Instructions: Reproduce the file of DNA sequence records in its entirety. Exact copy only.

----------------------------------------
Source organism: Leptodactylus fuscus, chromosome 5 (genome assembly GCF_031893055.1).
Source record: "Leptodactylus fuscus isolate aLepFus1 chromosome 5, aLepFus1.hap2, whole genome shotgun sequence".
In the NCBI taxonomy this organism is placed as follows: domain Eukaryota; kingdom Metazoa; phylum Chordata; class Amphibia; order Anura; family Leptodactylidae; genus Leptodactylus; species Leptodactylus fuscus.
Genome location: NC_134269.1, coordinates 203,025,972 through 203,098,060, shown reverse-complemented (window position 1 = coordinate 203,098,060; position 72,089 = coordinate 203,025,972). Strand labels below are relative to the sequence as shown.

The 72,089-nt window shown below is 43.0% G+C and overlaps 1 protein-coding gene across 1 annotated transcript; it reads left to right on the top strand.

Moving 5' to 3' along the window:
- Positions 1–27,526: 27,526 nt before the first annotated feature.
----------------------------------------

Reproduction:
Source organism: Leptodactylus fuscus, chromosome 5 (genome assembly GCF_031893055.1).
Source record: "Leptodactylus fuscus isolate aLepFus1 chromosome 5, aLepFus1.hap2, whole genome shotgun sequence".
In the NCBI taxonomy this organism is placed as follows: domain Eukaryota; kingdom Metazoa; phylum Chordata; class Amphibia; order Anura; family Leptodactylidae; genus Leptodactylus; species Leptodactylus fuscus.
Genome location: NC_134269.1, coordinates 203,025,972 through 203,098,060, shown reverse-complemented (window position 1 = coordinate 203,098,060; position 72,089 = coordinate 203,025,972). Strand labels below are relative to the sequence as shown.

The 72,089-nt window shown below is 43.0% G+C and overlaps 1 protein-coding gene across 1 annotated transcript; it reads left to right on the top strand.

Moving 5' to 3' along the window:
- Positions 1–27,526: 27,526 nt before the first annotated feature.